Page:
Shin Bet chief: For Hamas, Passover is prime time for terror
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Shin Bet chief: For Hamas, Passover is prime time for terror

Nadav Argaman warns lull in security incidents during 2016 is 'deceptive,' as terror groups still seek to carry out attacks

Judah Ari Gross is The Times of Israel's military correspondent.

Head of Shin Bet security service Nadav Argaman attends a Foreign Affairs and Defense committee meeting in the IKnesset, July 12, 2016. (Miriam Alster/FLASH90)
Head of Shin Bet security service Nadav Argaman attends a Foreign Affairs and Defense committee meeting in the IKnesset, July 12, 2016. (Miriam Alster/FLASH90)

The head of the Shin Bet security service warned lawmakers on Monday that terror groups may try to carry out attacks during the Passover holiday next month.

“We are just before the Passover holiday, and there is no doubt that terrorist infrastructures, mostly the established one, and specifically Hamas, will try to agitate the area and carry out attacks,” Nadav Argaman told the Knesset’s powerful Foreign Affairs and Defense Committee.

“Our goal, of course, is to ensure quiet holidays for every citizen of the State of Israel,” he added.

Israel’s security forces regularly warn that holidays serve as opportunities for terrorist groups to conduct attacks. The Israel Defense Forces raised such concerns ahead of Passover last year as well.

Religious Jews visit the Temple Mount in Jerusalem under police guard on November 7, 2016. (Sebi Berens/Flash90)
Religious Jews visit the Temple Mount in Jerusalem under police guard on November 7, 2016. (Sebi Berens/Flash90)

Jewish pilgrims often visit the Temple Mount in Jerusalem’s Old City during the holiday, often prompting Palestinian claims that settlers are “storming” the holy site, which can incite potential attackers. During interrogations, Palestinian terrorists have cited the situation on the Temple Mount as a driving force behind their attacks.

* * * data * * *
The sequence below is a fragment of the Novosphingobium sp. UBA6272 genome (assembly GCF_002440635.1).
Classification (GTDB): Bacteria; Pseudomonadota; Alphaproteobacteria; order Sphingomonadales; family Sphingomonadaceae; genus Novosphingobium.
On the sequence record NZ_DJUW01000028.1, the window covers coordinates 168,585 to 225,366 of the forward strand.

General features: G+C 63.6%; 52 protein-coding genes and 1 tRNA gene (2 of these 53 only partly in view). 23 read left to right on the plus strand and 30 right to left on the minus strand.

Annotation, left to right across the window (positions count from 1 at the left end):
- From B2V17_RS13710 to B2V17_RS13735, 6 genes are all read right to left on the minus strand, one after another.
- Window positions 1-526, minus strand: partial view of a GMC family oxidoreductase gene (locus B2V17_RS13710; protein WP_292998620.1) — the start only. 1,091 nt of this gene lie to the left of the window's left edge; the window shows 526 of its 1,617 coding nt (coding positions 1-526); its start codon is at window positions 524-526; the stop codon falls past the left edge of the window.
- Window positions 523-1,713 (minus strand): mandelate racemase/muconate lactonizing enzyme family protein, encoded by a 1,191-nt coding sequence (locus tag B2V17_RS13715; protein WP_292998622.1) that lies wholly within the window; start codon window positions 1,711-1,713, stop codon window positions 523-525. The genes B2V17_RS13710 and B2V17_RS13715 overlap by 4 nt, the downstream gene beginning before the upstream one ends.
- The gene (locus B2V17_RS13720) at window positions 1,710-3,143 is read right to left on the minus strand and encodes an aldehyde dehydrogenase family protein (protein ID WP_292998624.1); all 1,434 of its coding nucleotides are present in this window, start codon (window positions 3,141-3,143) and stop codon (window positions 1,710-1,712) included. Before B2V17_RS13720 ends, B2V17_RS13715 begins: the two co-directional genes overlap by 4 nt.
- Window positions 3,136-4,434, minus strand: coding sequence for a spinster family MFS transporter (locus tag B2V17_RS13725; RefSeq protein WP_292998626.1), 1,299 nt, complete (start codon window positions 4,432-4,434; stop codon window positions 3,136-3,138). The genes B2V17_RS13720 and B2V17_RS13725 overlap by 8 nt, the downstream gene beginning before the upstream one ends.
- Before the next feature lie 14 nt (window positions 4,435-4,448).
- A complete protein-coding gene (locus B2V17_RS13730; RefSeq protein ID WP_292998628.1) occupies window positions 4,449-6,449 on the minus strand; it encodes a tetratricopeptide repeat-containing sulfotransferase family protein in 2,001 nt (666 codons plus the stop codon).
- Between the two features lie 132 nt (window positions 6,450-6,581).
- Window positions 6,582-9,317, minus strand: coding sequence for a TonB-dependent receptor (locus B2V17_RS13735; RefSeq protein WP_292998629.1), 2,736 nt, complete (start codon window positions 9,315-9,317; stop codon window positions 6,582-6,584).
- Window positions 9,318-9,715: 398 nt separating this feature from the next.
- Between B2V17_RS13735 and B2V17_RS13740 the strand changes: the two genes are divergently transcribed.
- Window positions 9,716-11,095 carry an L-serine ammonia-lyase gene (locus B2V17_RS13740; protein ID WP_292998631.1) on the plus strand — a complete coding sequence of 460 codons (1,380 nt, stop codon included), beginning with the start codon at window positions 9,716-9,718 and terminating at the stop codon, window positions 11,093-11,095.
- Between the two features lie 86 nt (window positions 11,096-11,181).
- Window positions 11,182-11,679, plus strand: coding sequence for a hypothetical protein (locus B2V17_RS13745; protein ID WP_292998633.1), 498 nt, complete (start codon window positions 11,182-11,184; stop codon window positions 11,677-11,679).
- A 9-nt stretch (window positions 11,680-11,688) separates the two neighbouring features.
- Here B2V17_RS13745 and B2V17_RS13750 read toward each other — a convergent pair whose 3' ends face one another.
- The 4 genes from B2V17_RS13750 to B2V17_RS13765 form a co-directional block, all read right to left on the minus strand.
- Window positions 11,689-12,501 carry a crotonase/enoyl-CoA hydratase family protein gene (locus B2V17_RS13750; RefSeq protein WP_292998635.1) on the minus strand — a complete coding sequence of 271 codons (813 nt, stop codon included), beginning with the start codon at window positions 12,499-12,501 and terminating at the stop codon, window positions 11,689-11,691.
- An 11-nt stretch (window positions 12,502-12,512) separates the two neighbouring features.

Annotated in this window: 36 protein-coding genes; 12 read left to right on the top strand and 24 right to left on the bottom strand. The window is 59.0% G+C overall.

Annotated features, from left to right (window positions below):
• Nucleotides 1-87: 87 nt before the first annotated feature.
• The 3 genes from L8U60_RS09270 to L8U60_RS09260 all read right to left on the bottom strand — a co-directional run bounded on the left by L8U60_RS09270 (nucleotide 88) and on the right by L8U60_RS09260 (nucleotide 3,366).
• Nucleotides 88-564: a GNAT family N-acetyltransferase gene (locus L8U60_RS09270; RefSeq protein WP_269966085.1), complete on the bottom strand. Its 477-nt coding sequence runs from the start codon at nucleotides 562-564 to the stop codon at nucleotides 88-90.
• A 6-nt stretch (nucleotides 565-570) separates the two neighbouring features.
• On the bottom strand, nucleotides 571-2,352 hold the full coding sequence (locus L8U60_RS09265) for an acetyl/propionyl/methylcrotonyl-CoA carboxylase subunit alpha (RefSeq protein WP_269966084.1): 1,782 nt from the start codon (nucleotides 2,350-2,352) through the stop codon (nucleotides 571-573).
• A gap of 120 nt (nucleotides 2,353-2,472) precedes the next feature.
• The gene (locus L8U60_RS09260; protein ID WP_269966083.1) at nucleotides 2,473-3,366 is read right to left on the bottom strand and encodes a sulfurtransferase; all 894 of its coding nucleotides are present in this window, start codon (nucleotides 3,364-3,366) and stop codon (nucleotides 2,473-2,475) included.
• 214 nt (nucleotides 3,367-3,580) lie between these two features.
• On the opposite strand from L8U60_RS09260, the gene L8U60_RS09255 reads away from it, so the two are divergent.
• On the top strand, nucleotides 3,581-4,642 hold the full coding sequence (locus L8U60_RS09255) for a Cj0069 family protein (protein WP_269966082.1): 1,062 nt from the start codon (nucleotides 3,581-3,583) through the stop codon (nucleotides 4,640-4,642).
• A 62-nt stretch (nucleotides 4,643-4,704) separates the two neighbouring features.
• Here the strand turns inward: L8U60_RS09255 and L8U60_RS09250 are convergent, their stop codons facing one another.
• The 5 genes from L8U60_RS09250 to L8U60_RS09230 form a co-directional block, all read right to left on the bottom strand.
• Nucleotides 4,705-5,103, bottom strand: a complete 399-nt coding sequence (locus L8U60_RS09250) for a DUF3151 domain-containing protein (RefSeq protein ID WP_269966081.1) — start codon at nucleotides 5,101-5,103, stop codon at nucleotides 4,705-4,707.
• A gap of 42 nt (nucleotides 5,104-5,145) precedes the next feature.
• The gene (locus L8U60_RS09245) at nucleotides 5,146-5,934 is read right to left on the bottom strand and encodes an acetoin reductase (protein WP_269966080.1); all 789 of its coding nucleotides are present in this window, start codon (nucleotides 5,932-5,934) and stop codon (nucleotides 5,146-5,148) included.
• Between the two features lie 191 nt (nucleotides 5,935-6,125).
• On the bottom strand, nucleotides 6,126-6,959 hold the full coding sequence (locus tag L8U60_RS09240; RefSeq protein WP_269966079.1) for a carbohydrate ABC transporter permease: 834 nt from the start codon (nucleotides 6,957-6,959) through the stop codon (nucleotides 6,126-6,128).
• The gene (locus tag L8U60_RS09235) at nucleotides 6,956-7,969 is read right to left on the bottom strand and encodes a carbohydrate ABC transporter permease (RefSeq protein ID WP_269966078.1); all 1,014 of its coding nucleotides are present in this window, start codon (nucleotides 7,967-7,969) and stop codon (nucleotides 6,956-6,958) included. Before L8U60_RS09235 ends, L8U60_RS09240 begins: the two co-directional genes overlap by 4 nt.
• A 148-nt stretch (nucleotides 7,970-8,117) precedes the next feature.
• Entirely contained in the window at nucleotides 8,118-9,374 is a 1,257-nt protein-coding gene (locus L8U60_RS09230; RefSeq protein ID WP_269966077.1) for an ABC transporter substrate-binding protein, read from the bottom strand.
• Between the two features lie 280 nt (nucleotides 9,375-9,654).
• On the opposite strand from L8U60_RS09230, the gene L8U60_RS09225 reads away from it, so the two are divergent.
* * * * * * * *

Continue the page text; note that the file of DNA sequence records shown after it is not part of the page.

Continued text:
During holidays, especially weeklong festivals like Passover, families are more inclined to travel and hike, and there is thus an increased risk of attacks.

Therefore, for most major Jewish holidays, the IDF shuts down the crossings between the West Bank and Israel.

Argaman, who took over the internal security service in May 2016, told the panel of his organization’s activities over the past year, in the midst of “highly significant geostrategic changes” in the region resulting from both the US-Russian global power struggle and the Iran nuclear deal signed in 2015.

A sewing machine reportedly used to take down a suspected terrorist who hurt at least five people in a shooting and stabbing attack in the central Israeli city of Petah Tikva on February 9, 2017. (Flash90)
A sewing machine reportedly used to take down a suspected terrorist who hurt at least five people in a shooting and stabbing attack in the central Israeli city of Petah Tikva on February 9, 2017. (Flash90)

The past year, he said, saw the continuation of a “wave of terror” that began in the fall of 2015 but has waned in recent months.

However, Argaman said, that calm, and security forces’ successes thus far, are deceptive.

“I have to say that the quiet we have been experiencing since 2016 — this comparative quiet — is a misleading quiet, it deceives and intoxicates, and this is for one simple reason: The terrorist infrastructures of Hamas and the global jihad are working every day to carry out terror attacks within the State of Israel,” he said.

The Shin Bet chief credited “technological, intelligence and operational” developments with bringing down the number of attacks.

IDF soldiers arrest a Palestinian man in the Deheishe Refugee Camp, near the West Bank city of Bethlehem, on December 8, 2015. (Nati Shohat/Flash90)
IDF soldiers arrest a Palestinian man in the Deheishe Refugee Camp, near the West Bank city of Bethlehem, on December 8, 2015. (Nati Shohat/Flash90)

“[In 2016,] we stopped 400 potential assailants before they could carry out attacks,” he said.

“And yet, I must say that in the past year, unfortunately, 16 citizens and one foreign national died as a result of terror attacks,” Argaman added.

In total, 40 Israelis, two Americans, a Palestinian and an Eritrean national have been killed in the spate of stabbing, car-ramming and shooting attacks that began a year and a half ago.

According to AFP figures, some 250 Palestinians, a Jordanian and a Sudanese migrant have also been killed, most of them in the course of carrying out attacks, Israel says, and many of the others in clashes with troops in the West Bank and at the Gaza border, as well as in Israeli airstrikes in the Gaza Strip in response to rocket attacks.

The spate of Palestinian attacks that began in October 2015 was dubbed the “lone wolf” intifada, as many of the attacks were carried out by individuals who were not connected to any terror group.

The attacks were at first attributed to tensions over Palestinian fears that Israel was seeking to change the status quo on the Temple Mount in Jerusalem, a charge Israel has repeatedly and vehemently denied. Palestinian leaders have argued that the primary cause for attacks during this period was despair caused by Israel’s military occupation of the West Bank.

The Hamas terror group, which controls the Gaza Strip, continues to refer to each attack as part of a “Jerusalem Intifada.”

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